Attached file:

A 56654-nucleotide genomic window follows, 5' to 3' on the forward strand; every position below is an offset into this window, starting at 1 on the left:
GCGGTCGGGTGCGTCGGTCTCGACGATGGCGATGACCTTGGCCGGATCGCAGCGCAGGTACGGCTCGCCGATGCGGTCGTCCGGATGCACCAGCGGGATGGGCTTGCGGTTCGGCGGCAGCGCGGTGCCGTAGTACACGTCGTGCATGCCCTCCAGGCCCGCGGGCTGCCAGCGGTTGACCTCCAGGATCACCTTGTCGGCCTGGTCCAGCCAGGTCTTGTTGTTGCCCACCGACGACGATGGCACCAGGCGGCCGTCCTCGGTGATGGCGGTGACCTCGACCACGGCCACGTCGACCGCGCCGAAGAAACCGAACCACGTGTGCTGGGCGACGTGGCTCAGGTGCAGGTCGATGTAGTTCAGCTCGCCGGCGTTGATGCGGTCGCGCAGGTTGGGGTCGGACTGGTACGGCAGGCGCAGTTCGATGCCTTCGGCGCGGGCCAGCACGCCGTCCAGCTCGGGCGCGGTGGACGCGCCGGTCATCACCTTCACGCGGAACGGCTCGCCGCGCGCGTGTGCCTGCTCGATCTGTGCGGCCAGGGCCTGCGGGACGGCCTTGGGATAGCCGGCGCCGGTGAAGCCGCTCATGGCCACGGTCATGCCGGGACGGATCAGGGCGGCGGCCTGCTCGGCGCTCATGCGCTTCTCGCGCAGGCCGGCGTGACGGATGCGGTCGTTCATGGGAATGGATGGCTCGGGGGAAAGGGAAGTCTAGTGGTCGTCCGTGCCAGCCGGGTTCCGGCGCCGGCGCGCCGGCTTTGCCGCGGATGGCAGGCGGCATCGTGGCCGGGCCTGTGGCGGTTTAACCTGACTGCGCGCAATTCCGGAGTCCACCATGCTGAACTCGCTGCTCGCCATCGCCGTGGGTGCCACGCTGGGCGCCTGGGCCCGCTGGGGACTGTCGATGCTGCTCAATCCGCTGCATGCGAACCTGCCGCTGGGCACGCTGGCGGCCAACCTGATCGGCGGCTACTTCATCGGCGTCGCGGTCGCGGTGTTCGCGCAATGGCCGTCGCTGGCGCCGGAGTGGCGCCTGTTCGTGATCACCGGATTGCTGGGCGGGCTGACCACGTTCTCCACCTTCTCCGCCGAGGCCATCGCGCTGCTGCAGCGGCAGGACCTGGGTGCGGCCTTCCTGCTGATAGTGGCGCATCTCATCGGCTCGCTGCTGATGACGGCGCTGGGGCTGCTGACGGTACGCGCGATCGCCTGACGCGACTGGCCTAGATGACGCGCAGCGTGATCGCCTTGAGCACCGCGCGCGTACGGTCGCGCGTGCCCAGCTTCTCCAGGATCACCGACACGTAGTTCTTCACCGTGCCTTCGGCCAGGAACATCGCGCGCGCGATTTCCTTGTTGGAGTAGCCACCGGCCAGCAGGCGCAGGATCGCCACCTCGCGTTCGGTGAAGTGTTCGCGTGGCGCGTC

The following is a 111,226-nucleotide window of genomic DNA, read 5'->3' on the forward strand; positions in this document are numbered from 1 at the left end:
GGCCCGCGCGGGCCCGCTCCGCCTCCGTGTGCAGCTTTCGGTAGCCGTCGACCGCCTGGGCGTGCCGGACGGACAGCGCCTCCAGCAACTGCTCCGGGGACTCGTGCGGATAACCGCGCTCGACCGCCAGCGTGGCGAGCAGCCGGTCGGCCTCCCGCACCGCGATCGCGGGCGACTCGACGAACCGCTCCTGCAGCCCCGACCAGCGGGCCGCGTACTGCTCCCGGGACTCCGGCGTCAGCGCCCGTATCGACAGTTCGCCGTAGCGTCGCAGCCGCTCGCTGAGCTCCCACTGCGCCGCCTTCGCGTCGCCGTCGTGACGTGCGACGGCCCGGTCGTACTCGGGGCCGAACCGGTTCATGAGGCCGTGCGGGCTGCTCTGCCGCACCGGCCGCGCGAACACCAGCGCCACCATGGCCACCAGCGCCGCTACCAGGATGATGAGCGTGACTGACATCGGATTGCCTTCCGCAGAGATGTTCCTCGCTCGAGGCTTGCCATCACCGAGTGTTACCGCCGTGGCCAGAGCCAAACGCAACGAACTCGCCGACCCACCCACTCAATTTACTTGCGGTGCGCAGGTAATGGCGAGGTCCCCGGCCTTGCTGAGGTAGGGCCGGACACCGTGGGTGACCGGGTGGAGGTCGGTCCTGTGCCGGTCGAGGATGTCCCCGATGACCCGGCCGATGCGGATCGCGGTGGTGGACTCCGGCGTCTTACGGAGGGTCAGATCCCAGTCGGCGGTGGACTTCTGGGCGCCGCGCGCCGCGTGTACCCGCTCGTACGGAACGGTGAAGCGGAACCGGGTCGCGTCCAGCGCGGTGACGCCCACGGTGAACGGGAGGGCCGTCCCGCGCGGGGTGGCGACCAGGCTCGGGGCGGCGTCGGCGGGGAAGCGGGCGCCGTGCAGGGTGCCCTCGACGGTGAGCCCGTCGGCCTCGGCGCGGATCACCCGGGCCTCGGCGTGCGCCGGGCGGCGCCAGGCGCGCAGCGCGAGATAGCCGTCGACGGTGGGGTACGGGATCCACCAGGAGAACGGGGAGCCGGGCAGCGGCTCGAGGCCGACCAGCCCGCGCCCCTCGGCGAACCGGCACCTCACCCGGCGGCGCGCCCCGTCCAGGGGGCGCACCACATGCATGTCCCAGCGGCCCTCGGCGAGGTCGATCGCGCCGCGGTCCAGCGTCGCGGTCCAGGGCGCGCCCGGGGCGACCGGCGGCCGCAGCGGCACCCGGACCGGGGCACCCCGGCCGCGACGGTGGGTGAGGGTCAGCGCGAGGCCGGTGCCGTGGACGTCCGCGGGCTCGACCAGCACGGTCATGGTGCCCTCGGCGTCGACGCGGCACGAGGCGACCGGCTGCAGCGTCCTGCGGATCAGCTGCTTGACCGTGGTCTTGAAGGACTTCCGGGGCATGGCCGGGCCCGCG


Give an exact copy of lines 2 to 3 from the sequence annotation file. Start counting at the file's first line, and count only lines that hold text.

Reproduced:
GCGGTCGGGTGCGTCGGTCTCGACGATGGCGATGACCTTGGCCGGATCGCAGCGCAGGTACGGCTCGCCGATGCGGTCGTCCGGATGCACCAGCGGGATGGGCTTGCGGTTCGGCGGCAGCGCGGTGCCGTAGTACACGTCGTGCATGCCCTCCAGGCCCGCGGGCTGCCAGCGGTTGACCTCCAGGATCACCTTGTCGGCCTGGTCCAGCCAGGTCTTGTTGTTGCCCACCGACGACGATGGCACCAGGCGGCCGTCCTCGGTGATGGCGGTGACCTCGACCACGGCCACGTCGACCGCGCCGAAGAAACCGAACCACGTGTGCTGGGCGACGTGGCTCAGGTGCAGGTCGATGTAGTTCAGCTCGCCGGCGTTGATGCGGTCGCGCAGGTTGGGGTCGGACTGGTACGGCAGGCGCAGTTCGATGCCTTCGGCGCGGGCCAGCACGCCGTCCAGCTCGGGCGCGGTGGACGCGCCGGTCATCACCTTCACGCGGAACGGCTCGCCGCGCGCGTGTGCCTGCTCGATCTGTGCGGCCAGGGCCTGCGGGACGGCCTTGGGATAGCCGGCGCCGGTGAAGCCGCTCATGGCCACGGTCATGCCGGGACGGATCAGGGCGGCGGCCTGCTCGGCGCTCATGCGCTTCTCGCGCAGGCCGGCGTGACGGATGCGGTCGTTCATGGGAATGGATGGCTCGGGGGAAAGGGAAGTCTAGTGGTCGTCCGTGCCAGCCGGGTTCCGGCGCCGGCGCGCCGGCTTTGCCGCGGATGGCAGGCGGCATCGTGGCCGGGCCTGTGGCGGTTTAACCTGACTGCGCGCAATTCCGGAGTCCACCATGCTGAACTCGCTGCTCGCCATCGCCGTGGGTGCCACGCTGGGCGCCTGGGCCCGCTGGGGACTGTCGATGCTGCTCAATCCGCTGCATGCGAACCTGCCGCTGGGCACGCTGGCGGCCAACCTGATCGGCGGCTACTTCATCGGCGTCGCGGTCGCGGTGTTCGCGCAATGGCCGTCGCTGGCGCCGGAGTGGCGCCTGTTCGTGATCACCGGATTGCTGGGCGGGCTGACCACGTTCTCCACCTTCTCCGCCGAGGCCATCGCGCTGCTGCAGCGGCAGGACCTGGGTGCGGCCTTCCTGCTGATAGTGGCGCATCTCATCGGCTCGCTGCTGATGACGGCGCTGGGGCTGCTGACGGTACGCGCGATCGCCTGACGCGACTGGCCTAGATGACGCGCAGCGTGATCGCCTTGAGCACCGCGCGCGTACGGTCGCGCGTGCCCAGCTTCTCCAGGATCACCGACACGTAGTTCTTCACCGTGCCTTCGGCCAGGAACATCGCGCGCGCGATTTCCTTGTTGGAGTAGCCACCGGCCAGCAGGCGCAGGATCGCCACCTCGCGTTCGGTGAAGTGTTCGCGTGGCGCGTC

The following is a 111,226-nucleotide window of genomic DNA, read 5'->3' on the forward strand; positions in this document are numbered from 1 at the left end: